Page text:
On July 23, 2004, one of the convicted bombers, Maskur Abdul Kadir, successfully appealed his conviction. He had been tried under retrospective laws which were introduced after the Bali Bombing and which were employed to aid the prosecution of those involved in the attack. These laws were used by the prosecution instead of existing criminal laws as they allowed the death penalty to be imposed and lowered certain evidentiary restrictions. The highest court in Indonesia, the Constitutional Court, found by a margin of 5:4 that trying the terrorist suspects under these retrospective laws violated Article 28I(1) of the constitution [2]. The minority judges argued that international human rights documents such as the International Covenant on Civil and Political Rights allowed an exception to not applying retrospective legislation in the prosecution of crimes against humanity. The majority found that this argument was inconsistent with the text of Article 28I(1) which states that the rights listed there "cannot be limited under any circumstances." Following this decision, charges related to the Bali bombings against Idris, who openly confessed to participating in the attacks to the police and court were dismissed. Perhaps due to diplomatic pressure from Australia the significance of these legal decisions has been downplayed by members of the Indonesian government and judiciary. Both the chief of the Constitutional Court (in extra-judicial comments) and the Indonesian Justice Minister, Yusril Mahendra, claimed that the decision has no effect on the status of the 32 other convictions attained before the Constitutional Court's ruling. It is unknown if this interpretation will have legal effect as it is difficult to see how an appeal by any of those 32 prisoners could be unsuccessful. The legal status of Kadir, Idris and others who might have their convictions quashed following the ruling on the retrospective law is unclear. There has been some suggestion that principles of double jeopardy might preclude prosecuting the bombers under pre-existing criminal laws, though this is by no means certain. Conventional western common law legal opinion would suggest that double jeopardy would not preclude prosecution for murder, arson, conspiracy and so on because the accused were never tried under a valid law and thus were not in 'jeopardy'. The situation would be similar to a person mistakenly tried in the wrong jurisdiction. However the relative newness of the Indonesian legal system means such questions are still open. The decision by the Constitutional Court has been seen as an important demonstration of its independence from the Indonesian government. It is a relatively new body, created after the fall of Soeharto, and this decision has demonstrated that it is able to make a politically unpopular decision which overruled the contitutionality of the government's application of a law. In this respect, the effect of the decision may be as important to the Indonesian legal system as Marbury v. Madison was in the US.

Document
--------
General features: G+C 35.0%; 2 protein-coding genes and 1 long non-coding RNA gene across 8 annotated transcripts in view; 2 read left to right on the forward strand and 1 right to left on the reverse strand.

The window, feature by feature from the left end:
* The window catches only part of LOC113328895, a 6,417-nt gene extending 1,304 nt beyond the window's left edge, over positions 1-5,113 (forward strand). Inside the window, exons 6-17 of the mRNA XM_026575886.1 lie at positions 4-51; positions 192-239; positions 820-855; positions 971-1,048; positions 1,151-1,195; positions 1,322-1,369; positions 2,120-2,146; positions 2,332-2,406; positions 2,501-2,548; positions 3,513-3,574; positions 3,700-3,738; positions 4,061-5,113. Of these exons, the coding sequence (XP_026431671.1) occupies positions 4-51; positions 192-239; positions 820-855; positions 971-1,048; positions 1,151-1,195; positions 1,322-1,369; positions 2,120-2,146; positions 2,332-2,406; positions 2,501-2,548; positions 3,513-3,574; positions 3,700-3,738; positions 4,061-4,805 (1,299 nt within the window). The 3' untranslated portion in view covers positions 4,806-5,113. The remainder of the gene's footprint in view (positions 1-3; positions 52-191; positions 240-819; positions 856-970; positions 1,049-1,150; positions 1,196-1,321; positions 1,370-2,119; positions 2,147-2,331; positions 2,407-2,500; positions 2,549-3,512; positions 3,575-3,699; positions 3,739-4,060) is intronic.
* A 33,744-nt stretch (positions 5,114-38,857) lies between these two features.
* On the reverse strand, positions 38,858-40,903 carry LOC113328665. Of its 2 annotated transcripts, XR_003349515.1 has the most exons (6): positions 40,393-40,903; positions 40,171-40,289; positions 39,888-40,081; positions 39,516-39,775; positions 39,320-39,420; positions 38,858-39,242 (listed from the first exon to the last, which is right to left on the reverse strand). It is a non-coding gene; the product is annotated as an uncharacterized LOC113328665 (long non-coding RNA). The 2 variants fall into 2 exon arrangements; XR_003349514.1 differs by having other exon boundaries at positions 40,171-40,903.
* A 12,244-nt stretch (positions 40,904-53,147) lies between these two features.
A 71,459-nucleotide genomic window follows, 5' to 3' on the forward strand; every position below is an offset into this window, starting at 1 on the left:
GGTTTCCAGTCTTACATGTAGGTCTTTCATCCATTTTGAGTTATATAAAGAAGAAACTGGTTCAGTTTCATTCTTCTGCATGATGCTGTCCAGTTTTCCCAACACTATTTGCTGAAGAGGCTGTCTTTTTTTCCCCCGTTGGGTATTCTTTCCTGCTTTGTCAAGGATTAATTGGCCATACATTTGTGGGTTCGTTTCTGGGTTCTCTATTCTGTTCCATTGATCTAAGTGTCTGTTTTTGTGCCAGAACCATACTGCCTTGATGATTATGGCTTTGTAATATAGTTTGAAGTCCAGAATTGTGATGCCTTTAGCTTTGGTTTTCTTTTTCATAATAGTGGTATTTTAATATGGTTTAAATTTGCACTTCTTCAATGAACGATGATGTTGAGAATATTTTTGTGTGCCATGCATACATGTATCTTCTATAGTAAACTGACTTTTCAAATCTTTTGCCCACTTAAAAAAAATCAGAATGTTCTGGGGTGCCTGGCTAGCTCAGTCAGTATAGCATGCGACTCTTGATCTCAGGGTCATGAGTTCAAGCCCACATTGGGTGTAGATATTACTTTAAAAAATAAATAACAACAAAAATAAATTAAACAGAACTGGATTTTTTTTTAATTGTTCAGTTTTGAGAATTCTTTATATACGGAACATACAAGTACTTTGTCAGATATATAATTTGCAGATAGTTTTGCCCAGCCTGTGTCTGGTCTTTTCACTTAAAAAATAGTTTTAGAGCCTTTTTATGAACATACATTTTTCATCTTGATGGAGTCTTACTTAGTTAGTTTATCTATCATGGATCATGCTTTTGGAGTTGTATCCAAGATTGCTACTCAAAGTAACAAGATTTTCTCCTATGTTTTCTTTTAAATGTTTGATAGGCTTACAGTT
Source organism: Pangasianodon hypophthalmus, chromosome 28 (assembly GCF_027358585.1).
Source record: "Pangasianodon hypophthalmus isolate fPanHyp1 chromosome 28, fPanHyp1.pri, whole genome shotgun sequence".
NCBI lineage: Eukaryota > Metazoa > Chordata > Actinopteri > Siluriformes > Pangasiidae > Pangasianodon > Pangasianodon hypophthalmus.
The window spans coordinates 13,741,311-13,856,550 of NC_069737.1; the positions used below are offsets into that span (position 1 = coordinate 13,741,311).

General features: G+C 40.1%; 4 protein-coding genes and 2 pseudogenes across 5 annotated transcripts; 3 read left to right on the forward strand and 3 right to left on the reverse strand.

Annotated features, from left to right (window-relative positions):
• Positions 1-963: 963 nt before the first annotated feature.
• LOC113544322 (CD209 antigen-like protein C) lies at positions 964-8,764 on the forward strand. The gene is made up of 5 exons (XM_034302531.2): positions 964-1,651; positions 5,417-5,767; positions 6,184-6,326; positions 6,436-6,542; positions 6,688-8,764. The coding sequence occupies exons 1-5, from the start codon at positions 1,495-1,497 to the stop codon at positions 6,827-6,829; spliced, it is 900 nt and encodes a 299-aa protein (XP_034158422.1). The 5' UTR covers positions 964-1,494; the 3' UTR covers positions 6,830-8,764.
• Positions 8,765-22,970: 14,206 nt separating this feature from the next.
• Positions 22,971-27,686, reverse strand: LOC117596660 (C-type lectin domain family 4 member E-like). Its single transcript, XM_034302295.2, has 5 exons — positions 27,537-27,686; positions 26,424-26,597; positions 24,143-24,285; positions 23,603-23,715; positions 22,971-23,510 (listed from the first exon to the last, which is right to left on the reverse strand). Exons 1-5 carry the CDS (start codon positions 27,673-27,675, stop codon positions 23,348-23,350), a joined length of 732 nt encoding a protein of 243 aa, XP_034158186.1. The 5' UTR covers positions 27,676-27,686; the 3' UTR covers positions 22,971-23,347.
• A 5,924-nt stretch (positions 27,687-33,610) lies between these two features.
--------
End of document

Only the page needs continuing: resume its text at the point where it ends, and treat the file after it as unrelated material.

See also: 2005_Bali_bombing Wikinews has news related to this article: Explosions hit Bali Map showing Bali within Indonesia A series of explosions occurred on October 1, 2005 in Bali, Indonesia. ...


External links

  • Remember Bali: Indonesian memorial website
  • Australian Broadcasting Corp. Online
    • News on the Bali bombing
    • Current affairs program Four Corners: "The Bali Confessions" (February 10, 2003)
  • Photographs and writings pertaining to the Bali tragedy
  • Emptybottle.org: A weblogger writes (and friends and family gather online) as his friend is caught in the bombing, is hospitalized, and later dies from his wounds.
  • Asian Law Centre: Melbourne University legal analysis of the Constitutional Court's decision (July 27, 2004)

  Results from FactBites:
 
2002 Bali terrorist bombing (807 words)
The Bali terrorist bombing took place on October 12 2002 in the town of Kuta on the Indonesian island of Bali, killing 202 people and injuring 209, mainly overseas holiday makers.
In a number of statements he denied that the bombing had been perpetrated by Indonesians, and blamed the United States for exploding the bomb, claiming that it was impossible for Indonesians to contruct such a sophisticated device.
On 30 April 2003, the first charges related to the Bali bombings were made against Amrozi bin Haji Nurhasyim, known as Amrozi, for allegedly buying the explosives and the van used in the bombings.
2002 Bali terrorist bombing - Gurupedia (798 words)
The Bali terrorist bombing occurred on October 12, 2002 in the town of Kuta on the Indonesian island of
In a number of statements he denied that the bombing had been perpetrated by Indonesians, and blamed the United States for exploding the bomb, claiming that it was impossible for Indonesians to contruct such a sophisticated device.
Another particpant in the bombing, Imam Samudra, was sentenced to death on 10 September.
  More results at FactBites »